India: Kerala orders culling over bird flu fears
Authorities in the southern Indian state of Kerala have ordered culling of about 150,000 ducks and chickens after lab tests found bird flu strains in dead poultry.
The move came after 15,000 ducks died in the tourist destination of Kuttanad.
A ban has also been imposed on the sale of poultry products in and around the affected area, officials said.
The first outbreak of avian flu in India was in the western state of Maharashtra in 2006.
But so far no cases of human infection have been reported in the country.
Kerala Chief Minister Oommen Chandy held a high-level meeting on Tuesday to review the situation.
"It is estimated that around 150,000 domestic ducks and a few chickens are to be culled and burnt in the affected areas. The sale of duck meat and eggs has also been banned," the state's Animal Husbandry Minister KP Mohanan said after the meeting.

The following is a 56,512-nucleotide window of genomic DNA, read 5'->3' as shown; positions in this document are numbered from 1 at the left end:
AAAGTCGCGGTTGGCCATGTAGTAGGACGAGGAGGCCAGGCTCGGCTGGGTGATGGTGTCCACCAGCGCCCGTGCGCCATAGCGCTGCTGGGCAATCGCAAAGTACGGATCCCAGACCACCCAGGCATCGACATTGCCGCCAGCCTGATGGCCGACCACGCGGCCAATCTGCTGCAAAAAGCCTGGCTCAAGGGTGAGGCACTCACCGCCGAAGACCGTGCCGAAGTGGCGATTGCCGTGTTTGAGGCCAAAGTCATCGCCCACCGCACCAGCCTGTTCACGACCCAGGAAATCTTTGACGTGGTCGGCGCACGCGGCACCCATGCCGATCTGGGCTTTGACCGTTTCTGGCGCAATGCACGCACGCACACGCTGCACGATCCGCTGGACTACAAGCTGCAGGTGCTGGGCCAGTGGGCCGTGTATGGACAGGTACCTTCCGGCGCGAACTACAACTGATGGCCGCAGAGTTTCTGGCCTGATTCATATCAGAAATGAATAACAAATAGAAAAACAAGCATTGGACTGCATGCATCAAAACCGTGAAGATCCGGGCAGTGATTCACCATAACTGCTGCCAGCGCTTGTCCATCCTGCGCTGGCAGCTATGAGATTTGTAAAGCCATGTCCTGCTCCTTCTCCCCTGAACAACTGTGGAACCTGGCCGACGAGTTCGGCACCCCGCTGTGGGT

Mr Mohanan said the presence of the H5N1 virus had been confirmed in samples sent for lab tests, though there were no reports so far of the virus transmitted to humans.
Amid protests from farmers to the culling, Mr Chandy announced a compensation of 150 rupees ($2.4; £1.5) for each bird killed.